Cari Amici/Dear Friends,

It is with great pleasure that the Board of ICHFSB announces that this year —finally — we will resume celebrating the Holidays with Il Pranzo di Natale at La Cumbre Country Club on Sunday, December 12th, 2021. As in the past, our good friend and La Cumbre CC’s member, Fred Sidon, booked our group — this time for a festive turkey roulade luncheon, complete with wine/beverage, salad, dessert & coffee/tea and with (pre recorded) Italian, Italian American and Holiday music.

Not surprisingly, management will require a show of proof of vaccination for admission to this indoor event.

Here are the details:

Sunday, December 12th, 2021
12:00 Noon
La Cumbre Country Club,
4015 Via Laguna, Santa Barbara

Cost: $65.00
per person (all included)

 La Cumbre CC’s Dress Code:

 Reservations are required and payment must be enclosed with your reservation.

Deadline for Reservations:

Questions?  Feel free to call Bill Vollero at 805-969-7972 or, even better,
e-mail him at wvollero@gmail.com

We thought you would be interested in a short article describing some of the Italian Holiday traditions.  We found one,  The Best New Year’s Traditions in Italy, which you will see after the reserve/pay section below.

Buone Feste to all of you from all of us
ICHF/Circolo Italiano! 

Bill Vollero
Italian Cultural Heritage Foundation of S.B.


By check.  Please click on this link for a downloadable, printable RSVP form and follow directions.

Please do not fear about payment security should your transaction be by PayPal  or credit card, rather than check  – – as these transactions are secured on a system external to our website.

(or so they say…)

New Year’s in Italy is a holiday filled with traditions… and more than a little of superstition.
Do you think you could use some luck in the new year? You can try to do what some Italians do…. after all, it might be fun!

First banish past bad luck—and old pans—Italian-style

Traditionally, here’s how Italians, particularly in southern Italy, have launched their celebrations on New Year’s Eve: by throwing old pots, pans, clothes, appliances, even furniture out of the window. Really! It’s meant to symbolize “letting go” of past unhappiness to prepare yourself for the future.
Although most Italians have abandoned this tradition, do watch your head on the streets of Naples on New Year’s Eve! Then fire up the ol’ Yule Log one last time.

Another tradition is to fire up the Christmas log on the last day of the year. Turns out, evil spirits don’t like fire! It’s also a gesture of invitation to the Virgin Mary, who can warm newborn Jesus next to the flames. Afterwards, according to tradition, families would use the ashes as charms to protect the house from damage.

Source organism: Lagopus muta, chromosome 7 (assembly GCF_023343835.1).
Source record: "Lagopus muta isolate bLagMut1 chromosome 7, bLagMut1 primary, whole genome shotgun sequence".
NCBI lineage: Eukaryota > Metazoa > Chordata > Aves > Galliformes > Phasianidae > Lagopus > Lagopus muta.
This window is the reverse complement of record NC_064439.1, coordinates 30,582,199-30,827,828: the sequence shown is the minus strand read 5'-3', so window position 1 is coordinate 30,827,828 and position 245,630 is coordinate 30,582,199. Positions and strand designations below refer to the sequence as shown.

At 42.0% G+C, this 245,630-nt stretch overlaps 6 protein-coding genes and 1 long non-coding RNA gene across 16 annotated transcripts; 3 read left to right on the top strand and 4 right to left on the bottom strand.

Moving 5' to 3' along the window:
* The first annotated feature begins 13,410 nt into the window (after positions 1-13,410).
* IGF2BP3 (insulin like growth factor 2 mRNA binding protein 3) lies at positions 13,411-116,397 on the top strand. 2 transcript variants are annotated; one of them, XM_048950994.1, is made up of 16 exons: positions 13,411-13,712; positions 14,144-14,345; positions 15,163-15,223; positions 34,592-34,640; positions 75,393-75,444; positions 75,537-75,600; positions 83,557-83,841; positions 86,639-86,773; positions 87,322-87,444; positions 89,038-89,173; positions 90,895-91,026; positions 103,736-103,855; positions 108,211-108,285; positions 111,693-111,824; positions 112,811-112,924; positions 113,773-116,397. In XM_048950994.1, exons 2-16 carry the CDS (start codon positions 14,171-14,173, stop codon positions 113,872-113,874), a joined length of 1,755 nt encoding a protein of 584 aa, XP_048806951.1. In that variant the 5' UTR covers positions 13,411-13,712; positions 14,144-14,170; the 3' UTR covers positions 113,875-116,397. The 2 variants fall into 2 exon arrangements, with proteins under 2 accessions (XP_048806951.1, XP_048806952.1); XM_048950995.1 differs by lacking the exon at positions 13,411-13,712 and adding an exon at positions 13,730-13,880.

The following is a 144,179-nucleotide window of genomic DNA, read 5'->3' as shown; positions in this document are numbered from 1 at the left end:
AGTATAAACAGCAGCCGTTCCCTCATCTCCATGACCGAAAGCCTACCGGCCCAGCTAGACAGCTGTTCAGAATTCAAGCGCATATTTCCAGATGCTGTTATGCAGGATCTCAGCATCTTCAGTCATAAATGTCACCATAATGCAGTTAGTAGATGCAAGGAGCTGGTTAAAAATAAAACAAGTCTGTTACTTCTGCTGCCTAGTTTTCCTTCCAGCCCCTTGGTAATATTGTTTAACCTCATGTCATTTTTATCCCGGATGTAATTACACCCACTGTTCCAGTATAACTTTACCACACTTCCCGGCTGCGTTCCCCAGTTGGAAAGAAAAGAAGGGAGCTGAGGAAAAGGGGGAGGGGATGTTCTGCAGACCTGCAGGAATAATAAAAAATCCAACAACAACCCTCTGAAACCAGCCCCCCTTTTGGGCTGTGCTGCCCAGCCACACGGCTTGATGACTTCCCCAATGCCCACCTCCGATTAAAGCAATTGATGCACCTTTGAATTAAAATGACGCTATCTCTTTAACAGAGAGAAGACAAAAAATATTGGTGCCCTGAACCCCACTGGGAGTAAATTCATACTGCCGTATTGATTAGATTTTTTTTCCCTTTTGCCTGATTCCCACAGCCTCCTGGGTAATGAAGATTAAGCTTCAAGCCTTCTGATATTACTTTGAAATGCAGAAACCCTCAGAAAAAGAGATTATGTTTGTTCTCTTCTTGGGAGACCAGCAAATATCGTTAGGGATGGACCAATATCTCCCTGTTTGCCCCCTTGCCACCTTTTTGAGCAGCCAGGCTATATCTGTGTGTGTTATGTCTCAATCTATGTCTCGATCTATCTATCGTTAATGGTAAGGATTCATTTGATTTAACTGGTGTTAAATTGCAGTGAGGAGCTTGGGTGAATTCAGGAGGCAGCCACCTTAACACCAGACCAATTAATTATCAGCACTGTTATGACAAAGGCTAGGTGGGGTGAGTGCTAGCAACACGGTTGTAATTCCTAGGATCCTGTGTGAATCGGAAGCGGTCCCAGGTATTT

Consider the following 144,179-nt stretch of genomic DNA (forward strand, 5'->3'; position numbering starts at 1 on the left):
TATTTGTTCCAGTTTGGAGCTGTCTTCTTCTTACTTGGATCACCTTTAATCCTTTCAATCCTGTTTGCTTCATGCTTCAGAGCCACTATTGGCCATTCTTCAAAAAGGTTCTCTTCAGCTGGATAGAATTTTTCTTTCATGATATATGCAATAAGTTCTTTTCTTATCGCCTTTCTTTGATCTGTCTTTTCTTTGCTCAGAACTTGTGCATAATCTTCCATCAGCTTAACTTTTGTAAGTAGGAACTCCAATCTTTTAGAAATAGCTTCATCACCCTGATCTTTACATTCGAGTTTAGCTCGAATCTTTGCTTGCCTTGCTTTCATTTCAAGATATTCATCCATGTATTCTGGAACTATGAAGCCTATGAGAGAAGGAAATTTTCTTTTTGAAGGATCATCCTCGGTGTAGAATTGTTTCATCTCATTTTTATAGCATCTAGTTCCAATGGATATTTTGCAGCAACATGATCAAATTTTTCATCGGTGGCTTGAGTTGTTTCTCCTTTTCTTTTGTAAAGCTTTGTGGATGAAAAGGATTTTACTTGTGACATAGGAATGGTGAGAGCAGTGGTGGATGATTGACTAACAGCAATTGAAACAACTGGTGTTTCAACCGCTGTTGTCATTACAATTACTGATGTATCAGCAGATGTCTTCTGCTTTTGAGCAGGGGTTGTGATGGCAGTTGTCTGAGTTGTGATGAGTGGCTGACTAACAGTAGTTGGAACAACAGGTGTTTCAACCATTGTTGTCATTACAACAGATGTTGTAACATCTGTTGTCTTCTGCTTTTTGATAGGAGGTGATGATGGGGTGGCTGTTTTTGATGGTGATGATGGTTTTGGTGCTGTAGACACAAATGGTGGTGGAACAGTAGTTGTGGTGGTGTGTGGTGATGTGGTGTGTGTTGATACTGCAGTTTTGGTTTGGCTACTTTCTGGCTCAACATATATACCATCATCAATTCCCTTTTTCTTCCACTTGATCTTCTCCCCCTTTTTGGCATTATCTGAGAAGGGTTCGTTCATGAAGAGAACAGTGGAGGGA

Also do not forget to wear red undies for New Year’s to bring good luck 

Yep, that’s right: Red underwear brings luck. This goes for men and women. So that explains why you see all the red underthings hanging in shop windows at this time of the year!

Do not forget to eat the right dishes for a prosperous  New Year 

In Italy, a traditional New Year’s Eve meal is all about symbolizing abundance. After all, that’s what we’re all hoping the new year will bring about! In Piedmont, rice represents coins—so traditional dinner is risotto in bianco (white risotto). Elsewhere in Italy, lots of dishes feature lentils (which symbolize wealth) and raisins (for good luck).

One particularly popular dish is lentils served up with cotechino, a big pork sausage that’s boiled over low heat for about four hours before serving. Although the cotechino from Modena is a legally-protected product, it’s also traditional to Lombardy, Molise, Trentino and Veneto. You might also see zampone, sausage that comes in a hollowed-out pig’s trotter (foot). When either one is sliced, the pieces look like coins… so this too, is meant to bring wealth in the new year!

Give treats to make the New Year sweet

To ensure a sweet new year, ancient Romans gave each other jars of dates and figs in honey, along with a bay branch for good fortune. Guess what? This hasn’t changed much, at least in Naples, where people exchange figs wrapped in laurel leaves.

Watch out for home-made fireworks to prevent bad luck…

Fireworks and lots of noise also “scare” the “evil spirits” away. So you can expect lots of fireworks on New Year’s Eve with the accompanying loud noises! Practically every city, and many of Italy’s towns, put on a dazzling display of them. And this is good, lucky fun. But….
On a warning note, if you happen to visit Italy for New Year’s, be aware that families and groups of friends will often host their own firework “shows”, or simply throw firecrackers around.
So watch out!